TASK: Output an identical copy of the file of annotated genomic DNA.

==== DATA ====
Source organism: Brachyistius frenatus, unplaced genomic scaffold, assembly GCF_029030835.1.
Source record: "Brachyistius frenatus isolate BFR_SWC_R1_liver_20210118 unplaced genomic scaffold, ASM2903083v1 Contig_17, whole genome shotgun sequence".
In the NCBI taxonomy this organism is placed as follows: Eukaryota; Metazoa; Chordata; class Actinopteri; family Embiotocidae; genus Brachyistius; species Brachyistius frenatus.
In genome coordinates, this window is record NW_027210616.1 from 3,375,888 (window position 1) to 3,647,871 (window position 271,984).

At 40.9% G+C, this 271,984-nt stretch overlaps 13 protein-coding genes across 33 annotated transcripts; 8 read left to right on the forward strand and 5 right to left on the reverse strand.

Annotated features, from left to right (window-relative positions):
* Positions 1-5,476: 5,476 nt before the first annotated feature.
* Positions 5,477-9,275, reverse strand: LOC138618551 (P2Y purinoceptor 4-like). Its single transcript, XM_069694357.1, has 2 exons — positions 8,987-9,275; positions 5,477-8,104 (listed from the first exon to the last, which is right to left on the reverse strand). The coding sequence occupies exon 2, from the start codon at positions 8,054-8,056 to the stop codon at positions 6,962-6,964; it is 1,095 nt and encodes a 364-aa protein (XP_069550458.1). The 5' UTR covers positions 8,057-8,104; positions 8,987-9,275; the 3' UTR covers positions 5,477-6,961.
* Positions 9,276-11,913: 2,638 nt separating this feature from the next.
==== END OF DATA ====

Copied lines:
Source organism: Brachyistius frenatus, unplaced genomic scaffold, assembly GCF_029030835.1.
Source record: "Brachyistius frenatus isolate BFR_SWC_R1_liver_20210118 unplaced genomic scaffold, ASM2903083v1 Contig_17, whole genome shotgun sequence".
In the NCBI taxonomy this organism is placed as follows: Eukaryota; Metazoa; Chordata; class Actinopteri; family Embiotocidae; genus Brachyistius; species Brachyistius frenatus.
In genome coordinates, this window is record NW_027210616.1 from 3,375,888 (window position 1) to 3,647,871 (window position 271,984).

At 40.9% G+C, this 271,984-nt stretch overlaps 13 protein-coding genes across 33 annotated transcripts; 8 read left to right on the forward strand and 5 right to left on the reverse strand.

Annotated features, from left to right (window-relative positions):
* Positions 1-5,476: 5,476 nt before the first annotated feature.
* Positions 5,477-9,275, reverse strand: LOC138618551 (P2Y purinoceptor 4-like). Its single transcript, XM_069694357.1, has 2 exons — positions 8,987-9,275; positions 5,477-8,104 (listed from the first exon to the last, which is right to left on the reverse strand). The coding sequence occupies exon 2, from the start codon at positions 8,054-8,056 to the stop codon at positions 6,962-6,964; it is 1,095 nt and encodes a 364-aa protein (XP_069550458.1). The 5' UTR covers positions 8,057-8,104; positions 8,987-9,275; the 3' UTR covers positions 5,477-6,961.
* Positions 9,276-11,913: 2,638 nt separating this feature from the next.